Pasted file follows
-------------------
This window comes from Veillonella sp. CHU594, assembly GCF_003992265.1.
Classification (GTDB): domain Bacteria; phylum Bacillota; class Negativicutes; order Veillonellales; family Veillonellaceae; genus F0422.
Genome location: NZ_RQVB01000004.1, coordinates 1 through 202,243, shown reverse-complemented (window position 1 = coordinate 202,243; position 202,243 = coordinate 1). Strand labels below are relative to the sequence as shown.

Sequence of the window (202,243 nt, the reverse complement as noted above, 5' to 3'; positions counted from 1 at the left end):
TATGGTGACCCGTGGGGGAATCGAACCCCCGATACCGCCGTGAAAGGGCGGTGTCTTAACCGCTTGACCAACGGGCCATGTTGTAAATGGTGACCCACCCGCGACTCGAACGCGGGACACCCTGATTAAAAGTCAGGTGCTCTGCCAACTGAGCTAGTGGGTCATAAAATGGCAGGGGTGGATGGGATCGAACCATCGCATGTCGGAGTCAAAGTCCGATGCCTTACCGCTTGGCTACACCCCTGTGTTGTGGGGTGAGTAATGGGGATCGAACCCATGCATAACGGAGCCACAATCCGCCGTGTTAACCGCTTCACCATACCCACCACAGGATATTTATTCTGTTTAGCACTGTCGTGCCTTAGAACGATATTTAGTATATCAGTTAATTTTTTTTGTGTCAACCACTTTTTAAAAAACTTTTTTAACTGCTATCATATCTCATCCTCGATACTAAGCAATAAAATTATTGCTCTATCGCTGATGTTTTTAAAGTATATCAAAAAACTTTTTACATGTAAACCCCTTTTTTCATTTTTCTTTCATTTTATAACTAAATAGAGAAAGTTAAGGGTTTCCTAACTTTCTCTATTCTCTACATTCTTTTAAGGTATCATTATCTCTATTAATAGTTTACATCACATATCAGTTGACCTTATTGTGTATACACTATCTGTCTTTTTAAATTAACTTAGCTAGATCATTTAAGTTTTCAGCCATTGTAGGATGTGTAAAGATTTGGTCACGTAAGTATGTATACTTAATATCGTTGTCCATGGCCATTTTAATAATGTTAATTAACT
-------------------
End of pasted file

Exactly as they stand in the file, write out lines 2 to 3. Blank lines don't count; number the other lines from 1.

Classification (GTDB): domain Bacteria; phylum Bacillota; class Negativicutes; order Veillonellales; family Veillonellaceae; genus F0422.
Genome location: NZ_RQVB01000004.1, coordinates 1 through 202,243, shown reverse-complemented (window position 1 = coordinate 202,243; position 202,243 = coordinate 1). Strand labels below are relative to the sequence as shown.